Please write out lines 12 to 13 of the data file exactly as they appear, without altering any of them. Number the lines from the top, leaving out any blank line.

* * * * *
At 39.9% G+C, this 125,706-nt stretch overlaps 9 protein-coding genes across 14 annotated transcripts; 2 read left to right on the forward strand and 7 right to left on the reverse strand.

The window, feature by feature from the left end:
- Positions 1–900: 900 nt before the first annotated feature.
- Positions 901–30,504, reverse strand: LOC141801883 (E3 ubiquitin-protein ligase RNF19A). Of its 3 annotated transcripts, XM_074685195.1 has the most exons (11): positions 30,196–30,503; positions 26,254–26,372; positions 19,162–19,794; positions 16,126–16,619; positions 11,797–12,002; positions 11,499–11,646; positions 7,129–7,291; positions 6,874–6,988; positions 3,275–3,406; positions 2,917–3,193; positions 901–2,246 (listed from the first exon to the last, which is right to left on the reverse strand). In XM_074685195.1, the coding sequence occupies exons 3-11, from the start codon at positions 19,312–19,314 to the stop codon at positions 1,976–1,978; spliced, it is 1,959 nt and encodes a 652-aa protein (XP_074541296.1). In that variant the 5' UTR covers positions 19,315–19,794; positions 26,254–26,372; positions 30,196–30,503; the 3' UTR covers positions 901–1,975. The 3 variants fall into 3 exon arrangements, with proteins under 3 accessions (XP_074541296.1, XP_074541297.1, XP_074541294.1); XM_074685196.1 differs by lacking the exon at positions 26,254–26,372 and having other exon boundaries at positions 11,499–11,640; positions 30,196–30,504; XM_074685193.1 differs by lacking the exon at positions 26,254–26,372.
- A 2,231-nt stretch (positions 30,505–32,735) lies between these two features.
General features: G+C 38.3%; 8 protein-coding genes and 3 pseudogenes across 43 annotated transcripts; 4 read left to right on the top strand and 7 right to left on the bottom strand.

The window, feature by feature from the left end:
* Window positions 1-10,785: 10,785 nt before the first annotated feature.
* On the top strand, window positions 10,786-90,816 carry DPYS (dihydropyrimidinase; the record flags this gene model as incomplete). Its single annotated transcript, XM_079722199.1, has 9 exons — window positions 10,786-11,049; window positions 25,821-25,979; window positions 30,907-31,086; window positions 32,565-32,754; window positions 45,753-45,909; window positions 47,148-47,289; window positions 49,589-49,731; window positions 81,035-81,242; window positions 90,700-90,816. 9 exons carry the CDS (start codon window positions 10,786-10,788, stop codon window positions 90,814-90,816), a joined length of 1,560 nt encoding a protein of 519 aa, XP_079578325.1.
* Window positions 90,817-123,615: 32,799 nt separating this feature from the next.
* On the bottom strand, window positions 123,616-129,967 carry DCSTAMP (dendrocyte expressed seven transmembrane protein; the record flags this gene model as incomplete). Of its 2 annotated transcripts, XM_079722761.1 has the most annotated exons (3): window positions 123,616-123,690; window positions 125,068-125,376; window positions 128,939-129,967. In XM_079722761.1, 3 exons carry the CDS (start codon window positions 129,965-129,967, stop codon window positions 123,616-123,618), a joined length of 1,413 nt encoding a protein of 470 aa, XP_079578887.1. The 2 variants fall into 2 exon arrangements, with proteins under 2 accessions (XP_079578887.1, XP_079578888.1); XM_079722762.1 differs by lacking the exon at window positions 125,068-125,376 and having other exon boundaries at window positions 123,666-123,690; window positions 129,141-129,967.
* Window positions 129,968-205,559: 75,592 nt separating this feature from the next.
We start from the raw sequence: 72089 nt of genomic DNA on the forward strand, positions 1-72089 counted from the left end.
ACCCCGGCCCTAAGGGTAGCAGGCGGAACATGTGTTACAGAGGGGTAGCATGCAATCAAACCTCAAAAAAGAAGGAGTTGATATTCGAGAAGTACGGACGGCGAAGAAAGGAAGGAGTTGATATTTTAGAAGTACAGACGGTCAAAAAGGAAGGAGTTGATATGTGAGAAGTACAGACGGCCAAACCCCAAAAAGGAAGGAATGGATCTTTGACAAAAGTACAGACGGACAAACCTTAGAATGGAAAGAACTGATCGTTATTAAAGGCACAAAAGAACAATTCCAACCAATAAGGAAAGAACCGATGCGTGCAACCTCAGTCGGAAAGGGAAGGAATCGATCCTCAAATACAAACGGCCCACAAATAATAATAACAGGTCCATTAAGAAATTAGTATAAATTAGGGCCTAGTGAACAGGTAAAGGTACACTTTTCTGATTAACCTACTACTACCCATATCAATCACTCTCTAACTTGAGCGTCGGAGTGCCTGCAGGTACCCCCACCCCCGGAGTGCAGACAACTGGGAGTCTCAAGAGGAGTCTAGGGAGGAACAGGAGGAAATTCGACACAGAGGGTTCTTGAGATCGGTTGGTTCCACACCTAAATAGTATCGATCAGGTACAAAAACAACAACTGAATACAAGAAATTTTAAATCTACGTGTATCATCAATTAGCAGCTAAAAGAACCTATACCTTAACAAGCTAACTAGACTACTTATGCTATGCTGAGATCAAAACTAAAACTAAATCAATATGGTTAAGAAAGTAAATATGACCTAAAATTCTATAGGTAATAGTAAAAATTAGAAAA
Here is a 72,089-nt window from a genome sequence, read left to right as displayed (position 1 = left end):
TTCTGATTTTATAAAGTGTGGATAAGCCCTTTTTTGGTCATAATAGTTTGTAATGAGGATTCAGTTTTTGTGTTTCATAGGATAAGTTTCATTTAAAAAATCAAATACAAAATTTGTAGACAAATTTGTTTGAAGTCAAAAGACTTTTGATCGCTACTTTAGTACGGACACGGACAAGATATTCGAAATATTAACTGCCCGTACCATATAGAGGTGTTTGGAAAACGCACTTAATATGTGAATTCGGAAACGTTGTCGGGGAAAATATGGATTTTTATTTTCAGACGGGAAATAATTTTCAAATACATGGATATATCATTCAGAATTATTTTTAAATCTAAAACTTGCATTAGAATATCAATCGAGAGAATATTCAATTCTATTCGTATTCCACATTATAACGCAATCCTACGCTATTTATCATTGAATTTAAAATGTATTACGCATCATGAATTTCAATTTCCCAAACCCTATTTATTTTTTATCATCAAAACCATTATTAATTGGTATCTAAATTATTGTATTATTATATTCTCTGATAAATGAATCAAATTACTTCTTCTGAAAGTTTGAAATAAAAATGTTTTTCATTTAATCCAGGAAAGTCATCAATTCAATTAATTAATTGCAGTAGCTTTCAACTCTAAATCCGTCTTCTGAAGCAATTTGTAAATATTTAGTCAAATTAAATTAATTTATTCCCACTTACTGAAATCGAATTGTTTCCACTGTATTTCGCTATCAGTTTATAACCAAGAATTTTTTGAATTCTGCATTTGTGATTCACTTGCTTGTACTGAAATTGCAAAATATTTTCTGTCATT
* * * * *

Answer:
* Window positions 129,968-205,559: 75,592 nt separating this feature from the next.
We start from the raw sequence: 72089 nt of genomic DNA on the forward strand, positions 1-72089 counted from the left end.